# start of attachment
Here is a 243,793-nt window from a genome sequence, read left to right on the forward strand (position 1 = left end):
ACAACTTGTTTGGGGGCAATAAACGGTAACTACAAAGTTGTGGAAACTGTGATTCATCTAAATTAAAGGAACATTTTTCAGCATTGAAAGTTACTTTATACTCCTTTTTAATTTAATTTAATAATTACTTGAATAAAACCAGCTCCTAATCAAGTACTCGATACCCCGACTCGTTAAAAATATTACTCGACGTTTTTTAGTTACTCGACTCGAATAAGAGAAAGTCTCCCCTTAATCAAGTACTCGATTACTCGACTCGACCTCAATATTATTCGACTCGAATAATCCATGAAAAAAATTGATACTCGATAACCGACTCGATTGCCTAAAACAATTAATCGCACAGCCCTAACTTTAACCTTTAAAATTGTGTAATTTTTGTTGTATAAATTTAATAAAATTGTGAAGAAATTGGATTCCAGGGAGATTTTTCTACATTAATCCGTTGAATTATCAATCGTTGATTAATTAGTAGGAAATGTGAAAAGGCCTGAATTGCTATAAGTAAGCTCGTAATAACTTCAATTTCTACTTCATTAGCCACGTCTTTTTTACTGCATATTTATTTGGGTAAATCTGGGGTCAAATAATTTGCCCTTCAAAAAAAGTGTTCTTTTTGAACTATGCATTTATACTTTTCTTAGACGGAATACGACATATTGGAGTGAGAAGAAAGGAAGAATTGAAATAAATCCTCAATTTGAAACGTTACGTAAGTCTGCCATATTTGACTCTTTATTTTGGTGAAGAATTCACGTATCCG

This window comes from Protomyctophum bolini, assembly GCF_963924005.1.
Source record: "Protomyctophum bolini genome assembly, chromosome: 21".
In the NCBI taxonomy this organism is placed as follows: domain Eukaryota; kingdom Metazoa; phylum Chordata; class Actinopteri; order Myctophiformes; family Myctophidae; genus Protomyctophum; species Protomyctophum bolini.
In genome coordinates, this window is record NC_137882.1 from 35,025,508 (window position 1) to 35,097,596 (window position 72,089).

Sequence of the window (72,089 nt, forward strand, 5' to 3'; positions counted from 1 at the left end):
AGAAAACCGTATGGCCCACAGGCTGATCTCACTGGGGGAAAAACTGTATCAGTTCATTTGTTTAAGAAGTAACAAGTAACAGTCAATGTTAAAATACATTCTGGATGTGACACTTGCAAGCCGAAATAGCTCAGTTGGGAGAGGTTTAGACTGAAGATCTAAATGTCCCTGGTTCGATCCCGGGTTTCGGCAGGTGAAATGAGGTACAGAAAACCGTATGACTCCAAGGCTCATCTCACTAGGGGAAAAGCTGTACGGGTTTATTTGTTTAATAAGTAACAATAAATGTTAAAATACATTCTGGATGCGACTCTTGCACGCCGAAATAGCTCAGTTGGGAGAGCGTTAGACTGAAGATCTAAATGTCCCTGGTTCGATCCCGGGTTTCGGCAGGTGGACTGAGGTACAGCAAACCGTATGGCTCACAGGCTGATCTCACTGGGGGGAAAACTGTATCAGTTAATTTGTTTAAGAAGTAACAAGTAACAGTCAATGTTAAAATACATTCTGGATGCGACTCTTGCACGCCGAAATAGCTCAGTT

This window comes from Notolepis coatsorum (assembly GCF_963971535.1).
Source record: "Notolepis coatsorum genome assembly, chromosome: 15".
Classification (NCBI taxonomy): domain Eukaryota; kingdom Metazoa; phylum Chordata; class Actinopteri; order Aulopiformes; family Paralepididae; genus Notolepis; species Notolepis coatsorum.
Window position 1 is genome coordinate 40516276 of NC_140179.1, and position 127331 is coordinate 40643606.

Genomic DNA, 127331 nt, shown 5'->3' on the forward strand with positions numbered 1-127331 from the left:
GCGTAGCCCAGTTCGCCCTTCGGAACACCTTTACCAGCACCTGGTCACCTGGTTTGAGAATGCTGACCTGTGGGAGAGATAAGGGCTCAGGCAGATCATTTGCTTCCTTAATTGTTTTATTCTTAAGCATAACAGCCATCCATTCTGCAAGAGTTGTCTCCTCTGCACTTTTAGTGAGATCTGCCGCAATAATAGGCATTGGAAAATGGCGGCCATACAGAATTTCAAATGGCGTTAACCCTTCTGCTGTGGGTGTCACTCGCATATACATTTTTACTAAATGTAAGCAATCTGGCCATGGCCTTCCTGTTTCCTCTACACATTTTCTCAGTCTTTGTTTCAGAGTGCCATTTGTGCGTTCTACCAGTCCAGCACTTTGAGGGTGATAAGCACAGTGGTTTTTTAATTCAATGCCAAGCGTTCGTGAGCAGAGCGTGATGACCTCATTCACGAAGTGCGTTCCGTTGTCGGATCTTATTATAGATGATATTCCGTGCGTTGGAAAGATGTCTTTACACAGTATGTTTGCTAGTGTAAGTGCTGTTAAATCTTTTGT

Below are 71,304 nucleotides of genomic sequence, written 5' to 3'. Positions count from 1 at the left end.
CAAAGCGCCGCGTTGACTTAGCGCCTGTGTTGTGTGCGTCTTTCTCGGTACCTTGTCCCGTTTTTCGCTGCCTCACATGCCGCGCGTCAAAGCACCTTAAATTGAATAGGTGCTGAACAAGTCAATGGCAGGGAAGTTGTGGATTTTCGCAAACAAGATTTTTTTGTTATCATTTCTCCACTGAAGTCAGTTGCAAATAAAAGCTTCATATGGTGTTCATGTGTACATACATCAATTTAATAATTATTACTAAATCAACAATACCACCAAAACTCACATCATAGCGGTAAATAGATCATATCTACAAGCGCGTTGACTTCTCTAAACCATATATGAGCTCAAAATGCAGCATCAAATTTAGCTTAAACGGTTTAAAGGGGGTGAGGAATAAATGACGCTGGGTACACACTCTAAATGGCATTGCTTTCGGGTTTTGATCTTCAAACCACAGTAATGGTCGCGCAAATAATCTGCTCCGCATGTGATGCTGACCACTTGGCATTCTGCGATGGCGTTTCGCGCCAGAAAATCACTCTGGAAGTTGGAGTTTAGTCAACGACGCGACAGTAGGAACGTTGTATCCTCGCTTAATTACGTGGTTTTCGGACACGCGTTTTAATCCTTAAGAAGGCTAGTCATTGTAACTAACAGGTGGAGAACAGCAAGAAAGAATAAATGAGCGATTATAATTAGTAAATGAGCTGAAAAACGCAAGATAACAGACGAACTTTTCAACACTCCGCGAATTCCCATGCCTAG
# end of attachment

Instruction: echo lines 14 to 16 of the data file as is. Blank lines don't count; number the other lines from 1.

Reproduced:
GCGTAGCCCAGTTCGCCCTTCGGAACACCTTTACCAGCACCTGGTCACCTGGTTTGAGAATGCTGACCTGTGGGAGAGATAAGGGCTCAGGCAGATCATTTGCTTCCTTAATTGTTTTATTCTTAAGCATAACAGCCATCCATTCTGCAAGAGTTGTCTCCTCTGCACTTTTAGTGAGATCTGCCGCAATAATAGGCATTGGAAAATGGCGGCCATACAGAATTTCAAATGGCGTTAACCCTTCTGCTGTGGGTGTCACTCGCATATACATTTTTACTAAATGTAAGCAATCTGGCCATGGCCTTCCTGTTTCCTCTACACATTTTCTCAGTCTTTGTTTCAGAGTGCCATTTGTGCGTTCTACCAGTCCAGCACTTTGAGGGTGATAAGCACAGTGGTTTTTTAATTCAATGCCAAGCGTTCGTGAGCAGAGCGTGATGACCTCATTCACGAAGTGCGTTCCGTTGTCGGATCTTATTATAGATGATATTCCGTGCGTTGGAAAGATGTCTTTACACAGTATGTTTGCTAGTGTAAGTGCTGTTAAATCTTTTGT

Below are 71,304 nucleotides of genomic sequence, written 5' to 3'. Positions count from 1 at the left end.
CAAAGCGCCGCGTTGACTTAGCGCCTGTGTTGTGTGCGTCTTTCTCGGTACCTTGTCCCGTTTTTCGCTGCCTCACATGCCGCGCGTCAAAGCACCTTAAATTGAATAGGTGCTGAACAAGTCAATGGCAGGGAAGTTGTGGATTTTCGCAAACAAGATTTTTTTGTTATCATTTCTCCACTGAAGTCAGTTGCAAATAAAAGCTTCATATGGTGTTCATGTGTACATACATCAATTTAATAATTATTACTAAATCAACAATACCACCAAAACTCACATCATAGCGGTAAATAGATCATATCTACAAGCGCGTTGACTTCTCTAAACCATATATGAGCTCAAAATGCAGCATCAAATTTAGCTTAAACGGTTTAAAGGGGGTGAGGAATAAATGACGCTGGGTACACACTCTAAATGGCATTGCTTTCGGGTTTTGATCTTCAAACCACAGTAATGGTCGCGCAAATAATCTGCTCCGCATGTGATGCTGACCACTTGGCATTCTGCGATGGCGTTTCGCGCCAGAAAATCACTCTGGAAGTTGGAGTTTAGTCAACGACGCGACAGTAGGAACGTTGTATCCTCGCTTAATTACGTGGTTTTCGGACACGCGTTTTAATCCTTAAGAAGGCTAGTCATTGTAACTAACAGGTGGAGAACAGCAAGAAAGAATAAATGAGCGATTATAATTAGTAAATGAGCTGAAAAACGCAAGATAACAGACGAACTTTTCAACACTCCGCGAATTCCCATGCCTAG